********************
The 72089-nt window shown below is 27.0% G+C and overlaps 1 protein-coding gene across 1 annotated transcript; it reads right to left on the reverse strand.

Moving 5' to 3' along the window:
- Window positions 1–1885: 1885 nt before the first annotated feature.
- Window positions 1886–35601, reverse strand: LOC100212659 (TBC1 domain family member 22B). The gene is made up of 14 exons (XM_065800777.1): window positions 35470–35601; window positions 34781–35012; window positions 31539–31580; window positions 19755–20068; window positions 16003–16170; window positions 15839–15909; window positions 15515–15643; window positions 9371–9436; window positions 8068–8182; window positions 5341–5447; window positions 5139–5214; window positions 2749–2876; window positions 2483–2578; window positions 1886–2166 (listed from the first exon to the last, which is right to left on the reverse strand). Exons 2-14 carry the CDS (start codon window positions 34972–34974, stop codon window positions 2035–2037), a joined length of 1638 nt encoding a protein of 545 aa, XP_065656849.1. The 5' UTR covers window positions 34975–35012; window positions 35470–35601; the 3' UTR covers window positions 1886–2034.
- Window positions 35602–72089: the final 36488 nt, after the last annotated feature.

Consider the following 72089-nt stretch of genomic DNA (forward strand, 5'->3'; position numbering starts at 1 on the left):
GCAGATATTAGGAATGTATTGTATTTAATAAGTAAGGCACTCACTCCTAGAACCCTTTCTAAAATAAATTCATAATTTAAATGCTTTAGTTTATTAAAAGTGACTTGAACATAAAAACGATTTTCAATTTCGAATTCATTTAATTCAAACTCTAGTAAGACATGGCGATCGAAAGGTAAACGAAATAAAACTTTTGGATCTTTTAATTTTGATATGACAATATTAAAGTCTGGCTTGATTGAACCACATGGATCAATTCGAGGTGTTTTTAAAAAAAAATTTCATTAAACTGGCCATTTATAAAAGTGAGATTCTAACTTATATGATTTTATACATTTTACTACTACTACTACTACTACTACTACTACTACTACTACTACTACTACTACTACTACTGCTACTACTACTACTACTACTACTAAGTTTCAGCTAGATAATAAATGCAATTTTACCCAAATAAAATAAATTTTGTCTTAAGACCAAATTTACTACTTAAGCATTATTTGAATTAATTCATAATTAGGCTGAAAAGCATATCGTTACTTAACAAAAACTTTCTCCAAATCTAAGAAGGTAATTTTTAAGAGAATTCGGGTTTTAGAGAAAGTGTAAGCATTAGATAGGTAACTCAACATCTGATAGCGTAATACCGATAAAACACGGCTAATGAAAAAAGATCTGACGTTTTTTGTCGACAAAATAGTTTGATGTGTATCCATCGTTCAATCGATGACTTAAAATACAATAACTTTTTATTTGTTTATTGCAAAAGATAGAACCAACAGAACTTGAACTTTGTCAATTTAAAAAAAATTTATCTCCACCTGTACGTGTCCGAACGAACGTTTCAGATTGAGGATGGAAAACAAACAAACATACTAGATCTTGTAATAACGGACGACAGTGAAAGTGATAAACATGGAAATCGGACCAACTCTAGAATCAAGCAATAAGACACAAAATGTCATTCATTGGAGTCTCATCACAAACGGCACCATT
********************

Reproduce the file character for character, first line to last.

The 72089-nt window shown below is 27.0% G+C and overlaps 1 protein-coding gene across 1 annotated transcript; it reads right to left on the reverse strand.

Moving 5' to 3' along the window:
- Window positions 1–1885: 1885 nt before the first annotated feature.
- Window positions 1886–35601, reverse strand: LOC100212659 (TBC1 domain family member 22B). The gene is made up of 14 exons (XM_065800777.1): window positions 35470–35601; window positions 34781–35012; window positions 31539–31580; window positions 19755–20068; window positions 16003–16170; window positions 15839–15909; window positions 15515–15643; window positions 9371–9436; window positions 8068–8182; window positions 5341–5447; window positions 5139–5214; window positions 2749–2876; window positions 2483–2578; window positions 1886–2166 (listed from the first exon to the last, which is right to left on the reverse strand). Exons 2-14 carry the CDS (start codon window positions 34972–34974, stop codon window positions 2035–2037), a joined length of 1638 nt encoding a protein of 545 aa, XP_065656849.1. The 5' UTR covers window positions 34975–35012; window positions 35470–35601; the 3' UTR covers window positions 1886–2034.
- Window positions 35602–72089: the final 36488 nt, after the last annotated feature.

Consider the following 72089-nt stretch of genomic DNA (forward strand, 5'->3'; position numbering starts at 1 on the left):
GCAGATATTAGGAATGTATTGTATTTAATAAGTAAGGCACTCACTCCTAGAACCCTTTCTAAAATAAATTCATAATTTAAATGCTTTAGTTTATTAAAAGTGACTTGAACATAAAAACGATTTTCAATTTCGAATTCATTTAATTCAAACTCTAGTAAGACATGGCGATCGAAAGGTAAACGAAATAAAACTTTTGGATCTTTTAATTTTGATATGACAATATTAAAGTCTGGCTTGATTGAACCACATGGATCAATTCGAGGTGTTTTTAAAAAAAAATTTCATTAAACTGGCCATTTATAAAAGTGAGATTCTAACTTATATGATTTTATACATTTTACTACTACTACTACTACTACTACTACTACTACTACTACTACTACTACTACTACTACTGCTACTACTACTACTACTACTACTAAGTTTCAGCTAGATAATAAATGCAATTTTACCCAAATAAAATAAATTTTGTCTTAAGACCAAATTTACTACTTAAGCATTATTTGAATTAATTCATAATTAGGCTGAAAAGCATATCGTTACTTAACAAAAACTTTCTCCAAATCTAAGAAGGTAATTTTTAAGAGAATTCGGGTTTTAGAGAAAGTGTAAGCATTAGATAGGTAACTCAACATCTGATAGCGTAATACCGATAAAACACGGCTAATGAAAAAAGATCTGACGTTTTTTGTCGACAAAATAGTTTGATGTGTATCCATCGTTCAATCGATGACTTAAAATACAATAACTTTTTATTTGTTTATTGCAAAAGATAGAACCAACAGAACTTGAACTTTGTCAATTTAAAAAAAATTTATCTCCACCTGTACGTGTCCGAACGAACGTTTCAGATTGAGGATGGAAAACAAACAAACATACTAGATCTTGTAATAACGGACGACAGTGAAAGTGATAAACATGGAAATCGGACCAACTCTAGAATCAAGCAATAAGACACAAAATGTCATTCATTGGAGTCTCATCACAAACGGCACCATT